How to implement Shift Left in my team

The Shift Left approach has almost no secret for you. After our first article Understanding the software development best practices followed by a quick introduction of the need for tools to shift left in our second article we wanted to hand over one more tool set to you. You are ready to shift but taking the team with you is a challenge? Don’t worry, here are some tips and some piece of information to get started and spark a conversation that leads the way to a new software development lifecycle.


How about a few key figures to support your arguments?


It’s your turn to spark a conversation about shift-left in your team.

• 72% of firms acknowledge that software testing is key to successful continuous delivery but only 53% have shifted all types of testing to earlier in the developer lifecycle.

• Forrester surveyed advanced Agile & DevOps firms and identified that only 30% monitor unit test pass/fail ratio and 28% monitor code coverage (but 58% of them have some kind of unit testing automation). 

>>> 📈  Shifting left means creating a competitive advantage and being ahead of other companies.



• Out of those companies, 15% think their test suites give them a good indication of business risk, but 53% think that high quality is determining the success of a customer facing software releases.


​​>>> 🗯 End users are not loyal to bug-filled software and not persistent through poor user experience. But too few companies are making what’s needed to avoid this!



• 63% consider the number of unit tests prioritised by risk as one of their top desired metrics but only 15% of them can actually track that metric today.


>>> 🦄  Ponicode enables you to exactly do that with its risk ranking and code coverage monitoring capabilities.


Shift Left is also a matter of software security


It would be unfathomable to discuss the direct impact of code quality, bugs and UX issues on the company turnover and reputation without engaging in code security. With the acceleration of digitalisation across all industries, we have discovered how vulnerable our companies are to cyber attacks and data leaks.Yet, a survey administered on developers, application security experts and devops in the corporate environment uncovered that a staggering 89%* of them find that the strong disconnect between developers and cybersecurity teams is at the source of significant decreases in productivity. In the past few years, in the wake of the development of the shift left approach, code security experts started to assess how early code security vulnerabilities detection could better control a company's risk and cost management.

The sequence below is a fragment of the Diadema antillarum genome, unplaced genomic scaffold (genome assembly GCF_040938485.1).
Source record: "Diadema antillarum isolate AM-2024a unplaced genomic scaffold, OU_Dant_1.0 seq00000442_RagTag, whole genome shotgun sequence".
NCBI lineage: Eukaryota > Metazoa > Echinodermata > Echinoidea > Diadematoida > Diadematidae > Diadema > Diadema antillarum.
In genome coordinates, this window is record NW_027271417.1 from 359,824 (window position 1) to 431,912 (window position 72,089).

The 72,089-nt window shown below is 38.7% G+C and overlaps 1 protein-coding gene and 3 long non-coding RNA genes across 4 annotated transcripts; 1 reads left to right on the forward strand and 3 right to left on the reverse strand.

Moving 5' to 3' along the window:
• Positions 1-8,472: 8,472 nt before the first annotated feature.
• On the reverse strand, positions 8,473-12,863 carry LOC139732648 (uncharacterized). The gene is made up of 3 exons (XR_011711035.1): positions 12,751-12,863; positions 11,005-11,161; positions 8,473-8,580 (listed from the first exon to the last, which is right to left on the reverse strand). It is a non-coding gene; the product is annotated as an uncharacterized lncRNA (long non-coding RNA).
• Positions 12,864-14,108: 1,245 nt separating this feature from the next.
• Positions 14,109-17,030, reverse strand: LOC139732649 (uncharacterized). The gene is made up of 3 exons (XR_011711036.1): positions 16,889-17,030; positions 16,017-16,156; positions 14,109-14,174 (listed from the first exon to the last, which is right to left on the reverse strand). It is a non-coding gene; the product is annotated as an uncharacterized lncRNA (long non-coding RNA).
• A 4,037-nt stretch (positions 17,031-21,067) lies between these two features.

As early as 2010, IBM’s System Science Institute shared figures that were already underlining the parallel between the code quality approach to shifting left: “the security defects identified in the testing phase are 15 times more expensive than the design phase”**. The industry is now becoming more at ease with the term shift left security and the idea that moving security control  to the earliest possible phase of the development life cycle has become the new best practice to follow.


* https://devops.com/devops-chat-devsecops-with-shiftleft-cto-chetan-conikee/

**https://www.researchgate.net/figure/IBM-System-Science-Institute-Relative-Cost-of-Fixing-Defects_fig1_255965523


Get familiar with Shift Left Security Tools


• Static Application Security Testing (SAST) - automatically scan your codebase to detect known vulnerabilities. This test does not require code to be compiled and it can be applied to code as it is being written

• Dynamic Application Security Testing (DAST) - detects vulnerabilities in running applications. It can help you find common security issues such as SQL injections or runtime errors.

• Interactive Application Security Testing (IAST)— a mix of DAST and SAST. It deploys in the runtime environment, observes attacks and identifies vulnerabilities.

• Runtime Application Self Protection (RASP)—It scans when the application starts running and tries to protect against malicious actors by analysing the behaviour of the application.

• Static scanning based tools

• Container scans

• Compliance scans

• Secret detection

• Dependency scans


It’s time to promote Shift Left Security!


According to a survey from Gitlab, 70% of programmers are expected to write secure code, but only 25% think their organisation’s security practices are “good.”*


Some good practices to get started with shift left implementation.